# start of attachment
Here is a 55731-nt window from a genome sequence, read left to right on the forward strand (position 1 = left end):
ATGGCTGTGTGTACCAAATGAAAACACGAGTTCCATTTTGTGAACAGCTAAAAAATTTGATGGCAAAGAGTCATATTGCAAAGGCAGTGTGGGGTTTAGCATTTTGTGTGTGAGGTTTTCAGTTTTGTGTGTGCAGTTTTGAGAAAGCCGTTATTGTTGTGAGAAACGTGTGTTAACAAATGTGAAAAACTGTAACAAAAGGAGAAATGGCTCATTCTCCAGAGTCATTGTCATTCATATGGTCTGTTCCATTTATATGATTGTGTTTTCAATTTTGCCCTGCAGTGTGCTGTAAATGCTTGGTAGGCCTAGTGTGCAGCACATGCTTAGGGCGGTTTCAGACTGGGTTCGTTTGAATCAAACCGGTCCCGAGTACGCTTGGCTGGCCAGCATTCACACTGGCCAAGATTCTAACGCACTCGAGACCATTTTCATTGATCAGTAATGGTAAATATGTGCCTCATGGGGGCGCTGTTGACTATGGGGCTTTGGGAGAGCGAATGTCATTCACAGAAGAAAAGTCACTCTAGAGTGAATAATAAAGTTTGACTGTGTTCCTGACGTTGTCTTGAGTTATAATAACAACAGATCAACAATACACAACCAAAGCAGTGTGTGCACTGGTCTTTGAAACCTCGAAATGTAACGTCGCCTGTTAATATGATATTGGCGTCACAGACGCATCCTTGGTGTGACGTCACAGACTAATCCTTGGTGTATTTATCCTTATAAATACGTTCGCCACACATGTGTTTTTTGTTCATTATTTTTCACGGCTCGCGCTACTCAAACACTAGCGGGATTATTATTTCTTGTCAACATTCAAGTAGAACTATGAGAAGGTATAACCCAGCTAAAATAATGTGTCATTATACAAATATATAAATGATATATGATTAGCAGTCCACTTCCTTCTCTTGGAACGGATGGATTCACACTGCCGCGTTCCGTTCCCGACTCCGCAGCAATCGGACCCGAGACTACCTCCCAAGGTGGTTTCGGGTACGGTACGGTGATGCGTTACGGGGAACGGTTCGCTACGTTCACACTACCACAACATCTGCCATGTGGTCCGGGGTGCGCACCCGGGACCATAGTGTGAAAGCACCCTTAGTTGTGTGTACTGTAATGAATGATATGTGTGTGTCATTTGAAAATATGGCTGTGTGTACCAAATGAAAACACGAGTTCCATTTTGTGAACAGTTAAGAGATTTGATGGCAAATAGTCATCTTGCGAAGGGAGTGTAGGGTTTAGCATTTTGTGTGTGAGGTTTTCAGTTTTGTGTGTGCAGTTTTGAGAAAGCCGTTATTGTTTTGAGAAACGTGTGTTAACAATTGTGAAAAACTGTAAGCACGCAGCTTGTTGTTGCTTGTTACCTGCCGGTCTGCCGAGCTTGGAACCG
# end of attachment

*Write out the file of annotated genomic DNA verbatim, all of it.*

Here is a 55731-nt window from a genome sequence, read left to right on the forward strand (position 1 = left end):
ATGGCTGTGTGTACCAAATGAAAACACGAGTTCCATTTTGTGAACAGCTAAAAAATTTGATGGCAAAGAGTCATATTGCAAAGGCAGTGTGGGGTTTAGCATTTTGTGTGTGAGGTTTTCAGTTTTGTGTGTGCAGTTTTGAGAAAGCCGTTATTGTTGTGAGAAACGTGTGTTAACAAATGTGAAAAACTGTAACAAAAGGAGAAATGGCTCATTCTCCAGAGTCATTGTCATTCATATGGTCTGTTCCATTTATATGATTGTGTTTTCAATTTTGCCCTGCAGTGTGCTGTAAATGCTTGGTAGGCCTAGTGTGCAGCACATGCTTAGGGCGGTTTCAGACTGGGTTCGTTTGAATCAAACCGGTCCCGAGTACGCTTGGCTGGCCAGCATTCACACTGGCCAAGATTCTAACGCACTCGAGACCATTTTCATTGATCAGTAATGGTAAATATGTGCCTCATGGGGGCGCTGTTGACTATGGGGCTTTGGGAGAGCGAATGTCATTCACAGAAGAAAAGTCACTCTAGAGTGAATAATAAAGTTTGACTGTGTTCCTGACGTTGTCTTGAGTTATAATAACAACAGATCAACAATACACAACCAAAGCAGTGTGTGCACTGGTCTTTGAAACCTCGAAATGTAACGTCGCCTGTTAATATGATATTGGCGTCACAGACGCATCCTTGGTGTGACGTCACAGACTAATCCTTGGTGTATTTATCCTTATAAATACGTTCGCCACACATGTGTTTTTTGTTCATTATTTTTCACGGCTCGCGCTACTCAAACACTAGCGGGATTATTATTTCTTGTCAACATTCAAGTAGAACTATGAGAAGGTATAACCCAGCTAAAATAATGTGTCATTATACAAATATATAAATGATATATGATTAGCAGTCCACTTCCTTCTCTTGGAACGGATGGATTCACACTGCCGCGTTCCGTTCCCGACTCCGCAGCAATCGGACCCGAGACTACCTCCCAAGGTGGTTTCGGGTACGGTACGGTGATGCGTTACGGGGAACGGTTCGCTACGTTCACACTACCACAACATCTGCCATGTGGTCCGGGGTGCGCACCCGGGACCATAGTGTGAAAGCACCCTTAGTTGTGTGTACTGTAATGAATGATATGTGTGTGTCATTTGAAAATATGGCTGTGTGTACCAAATGAAAACACGAGTTCCATTTTGTGAACAGTTAAGAGATTTGATGGCAAATAGTCATCTTGCGAAGGGAGTGTAGGGTTTAGCATTTTGTGTGTGAGGTTTTCAGTTTTGTGTGTGCAGTTTTGAGAAAGCCGTTATTGTTTTGAGAAACGTGTGTTAACAATTGTGAAAAACTGTAAGCACGCAGCTTGTTGTTGCTTGTTACCTGCCGGTCTGCCGAGCTTGGAACCG